“I must stay alone and know that I am alone to contemplate and feel nature in full”
Caspar David Friedrich
Caspar David Friedrich is the great figure of German Romantic painting, heir to a long tradition of landscape painters initiated by Altdorfer and Dürer. His works, mostly forgotten after his death, were rediscovered in the late 19th century and much appreciated by the 20th century avant-garde. After the Second World War, his fame was largely obscured, as many critics misunderstood Friedrich's landscapes as having a nationalistic aspect. Today, his works are considered the quintessence of the romantic landscape.
The Oyster Preserve is a wetland located on the banks of the Elbe River, in the northwest of Dresden. In "The Great Preserve" Friedrich has chosen a rather strange point of view, located unusually high over the wetlands. In addition, the curvatures of both the banks of the river and the clouds make it look like the canvas is either seen through a convex glass or placed on a cylindrical surface.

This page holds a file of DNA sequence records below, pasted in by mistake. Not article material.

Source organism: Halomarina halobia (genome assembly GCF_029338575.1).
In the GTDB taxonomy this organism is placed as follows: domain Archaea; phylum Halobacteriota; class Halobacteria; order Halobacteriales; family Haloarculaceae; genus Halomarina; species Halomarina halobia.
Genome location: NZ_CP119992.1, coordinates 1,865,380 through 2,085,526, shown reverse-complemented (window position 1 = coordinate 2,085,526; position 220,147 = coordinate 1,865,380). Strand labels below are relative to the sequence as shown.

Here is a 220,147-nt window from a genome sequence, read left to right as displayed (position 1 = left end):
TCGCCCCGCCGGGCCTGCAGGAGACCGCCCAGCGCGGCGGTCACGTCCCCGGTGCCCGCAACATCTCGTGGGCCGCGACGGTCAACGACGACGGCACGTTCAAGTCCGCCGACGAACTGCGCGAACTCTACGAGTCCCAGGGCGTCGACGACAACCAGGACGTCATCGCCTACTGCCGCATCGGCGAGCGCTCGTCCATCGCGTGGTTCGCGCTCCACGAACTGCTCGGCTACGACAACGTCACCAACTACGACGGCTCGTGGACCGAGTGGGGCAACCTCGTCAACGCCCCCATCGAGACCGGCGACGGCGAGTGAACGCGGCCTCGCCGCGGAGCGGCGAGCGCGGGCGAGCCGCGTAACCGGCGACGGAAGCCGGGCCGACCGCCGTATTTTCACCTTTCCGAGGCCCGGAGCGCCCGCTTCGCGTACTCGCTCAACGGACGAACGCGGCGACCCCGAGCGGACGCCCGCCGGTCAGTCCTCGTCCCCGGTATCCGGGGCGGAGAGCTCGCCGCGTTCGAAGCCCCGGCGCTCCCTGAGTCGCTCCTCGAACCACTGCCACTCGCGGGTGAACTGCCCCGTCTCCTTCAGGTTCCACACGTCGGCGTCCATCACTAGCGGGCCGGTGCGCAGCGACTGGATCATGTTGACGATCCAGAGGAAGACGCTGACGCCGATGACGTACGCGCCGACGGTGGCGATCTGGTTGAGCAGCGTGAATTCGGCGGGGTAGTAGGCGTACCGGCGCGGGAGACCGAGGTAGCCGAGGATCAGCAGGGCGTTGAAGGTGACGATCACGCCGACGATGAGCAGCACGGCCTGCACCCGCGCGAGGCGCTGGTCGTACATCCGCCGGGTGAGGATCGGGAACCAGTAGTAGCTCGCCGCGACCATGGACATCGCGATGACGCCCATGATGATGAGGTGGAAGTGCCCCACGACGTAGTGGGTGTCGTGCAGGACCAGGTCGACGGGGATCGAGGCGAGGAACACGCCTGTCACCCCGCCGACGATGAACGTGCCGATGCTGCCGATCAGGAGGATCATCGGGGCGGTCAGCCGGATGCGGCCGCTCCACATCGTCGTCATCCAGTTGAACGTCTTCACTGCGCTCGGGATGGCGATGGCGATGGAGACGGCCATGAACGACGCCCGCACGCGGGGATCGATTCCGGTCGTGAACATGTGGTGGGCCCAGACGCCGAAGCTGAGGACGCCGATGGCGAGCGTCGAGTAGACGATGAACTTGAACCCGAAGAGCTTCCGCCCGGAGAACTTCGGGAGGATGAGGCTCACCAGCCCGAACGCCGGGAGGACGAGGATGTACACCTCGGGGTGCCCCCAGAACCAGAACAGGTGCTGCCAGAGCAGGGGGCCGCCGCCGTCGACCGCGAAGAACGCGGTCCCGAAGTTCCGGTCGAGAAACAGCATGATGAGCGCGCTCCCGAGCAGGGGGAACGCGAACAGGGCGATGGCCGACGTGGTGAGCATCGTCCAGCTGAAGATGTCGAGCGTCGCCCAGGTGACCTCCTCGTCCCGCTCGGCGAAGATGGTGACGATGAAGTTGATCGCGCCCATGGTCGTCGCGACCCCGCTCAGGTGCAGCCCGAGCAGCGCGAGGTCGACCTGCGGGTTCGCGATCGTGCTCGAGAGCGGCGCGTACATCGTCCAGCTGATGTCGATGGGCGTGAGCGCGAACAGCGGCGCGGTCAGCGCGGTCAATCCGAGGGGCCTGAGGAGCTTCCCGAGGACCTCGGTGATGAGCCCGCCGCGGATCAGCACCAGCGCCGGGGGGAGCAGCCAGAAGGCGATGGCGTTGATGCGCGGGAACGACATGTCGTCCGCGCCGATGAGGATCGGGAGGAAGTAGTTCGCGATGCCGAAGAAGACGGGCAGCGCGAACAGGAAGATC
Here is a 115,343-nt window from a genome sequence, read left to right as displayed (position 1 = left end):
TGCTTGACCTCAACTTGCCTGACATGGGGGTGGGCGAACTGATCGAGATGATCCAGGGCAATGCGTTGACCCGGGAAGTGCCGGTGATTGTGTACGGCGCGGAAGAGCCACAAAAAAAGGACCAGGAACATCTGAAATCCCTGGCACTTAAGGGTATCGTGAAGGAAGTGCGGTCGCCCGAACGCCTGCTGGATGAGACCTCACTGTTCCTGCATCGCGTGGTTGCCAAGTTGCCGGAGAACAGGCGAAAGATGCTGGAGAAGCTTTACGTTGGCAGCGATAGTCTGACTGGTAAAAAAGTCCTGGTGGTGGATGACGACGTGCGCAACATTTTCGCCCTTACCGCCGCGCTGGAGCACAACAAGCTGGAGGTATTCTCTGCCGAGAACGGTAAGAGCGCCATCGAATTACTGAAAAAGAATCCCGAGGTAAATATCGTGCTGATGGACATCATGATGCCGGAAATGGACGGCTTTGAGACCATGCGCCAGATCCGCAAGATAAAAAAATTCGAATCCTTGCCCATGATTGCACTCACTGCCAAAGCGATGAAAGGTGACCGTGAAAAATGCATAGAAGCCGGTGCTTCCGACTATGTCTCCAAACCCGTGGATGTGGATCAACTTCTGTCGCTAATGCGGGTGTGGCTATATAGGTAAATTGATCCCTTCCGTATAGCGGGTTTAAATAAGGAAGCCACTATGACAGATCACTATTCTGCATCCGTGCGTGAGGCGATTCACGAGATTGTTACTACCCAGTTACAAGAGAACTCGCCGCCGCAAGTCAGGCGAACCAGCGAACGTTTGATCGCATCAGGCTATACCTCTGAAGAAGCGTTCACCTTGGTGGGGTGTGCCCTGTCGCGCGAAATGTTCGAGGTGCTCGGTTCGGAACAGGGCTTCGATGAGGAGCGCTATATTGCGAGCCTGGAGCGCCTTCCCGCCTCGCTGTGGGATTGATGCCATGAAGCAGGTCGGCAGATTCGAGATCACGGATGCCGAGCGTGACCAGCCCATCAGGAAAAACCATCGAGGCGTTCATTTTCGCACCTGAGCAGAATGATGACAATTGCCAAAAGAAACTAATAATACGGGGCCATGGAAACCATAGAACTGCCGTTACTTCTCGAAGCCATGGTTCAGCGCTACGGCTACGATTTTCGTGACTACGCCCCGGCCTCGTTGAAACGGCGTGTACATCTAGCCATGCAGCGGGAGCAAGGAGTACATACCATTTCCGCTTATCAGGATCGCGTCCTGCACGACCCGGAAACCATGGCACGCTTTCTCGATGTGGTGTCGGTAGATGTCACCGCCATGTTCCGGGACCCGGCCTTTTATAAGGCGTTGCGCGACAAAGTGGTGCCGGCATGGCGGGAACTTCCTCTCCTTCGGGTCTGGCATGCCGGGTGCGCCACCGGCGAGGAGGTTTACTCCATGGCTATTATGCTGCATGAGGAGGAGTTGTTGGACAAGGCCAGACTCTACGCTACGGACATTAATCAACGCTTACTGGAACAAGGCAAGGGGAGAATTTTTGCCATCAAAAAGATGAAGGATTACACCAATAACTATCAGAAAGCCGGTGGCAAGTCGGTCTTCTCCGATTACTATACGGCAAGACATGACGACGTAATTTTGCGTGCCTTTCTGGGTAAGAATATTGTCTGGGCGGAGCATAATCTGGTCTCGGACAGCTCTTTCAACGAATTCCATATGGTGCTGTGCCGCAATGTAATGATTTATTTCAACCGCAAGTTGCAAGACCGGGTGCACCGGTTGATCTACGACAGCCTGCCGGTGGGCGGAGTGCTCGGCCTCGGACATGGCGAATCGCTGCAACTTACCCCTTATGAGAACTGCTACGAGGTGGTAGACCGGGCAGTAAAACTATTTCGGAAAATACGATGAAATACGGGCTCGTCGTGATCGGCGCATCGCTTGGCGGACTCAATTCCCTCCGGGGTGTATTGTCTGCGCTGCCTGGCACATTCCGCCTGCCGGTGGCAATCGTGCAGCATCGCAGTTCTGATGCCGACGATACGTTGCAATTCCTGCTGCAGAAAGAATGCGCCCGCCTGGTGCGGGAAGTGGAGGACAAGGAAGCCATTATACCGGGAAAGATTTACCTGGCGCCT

Friedrich, the "taciturn man from the North", as he was sometimes called, suffered several depressive episodes and at least one suicide attempt. The sense of loneliness is constant in his works, reflecting the isolation he suffered in life. Nothing in this painting shows any trace of human life, except for a small boat that seems to have been trapped forever in the melancholic waters of the great preserve.
G. Fernández - theartwolf.com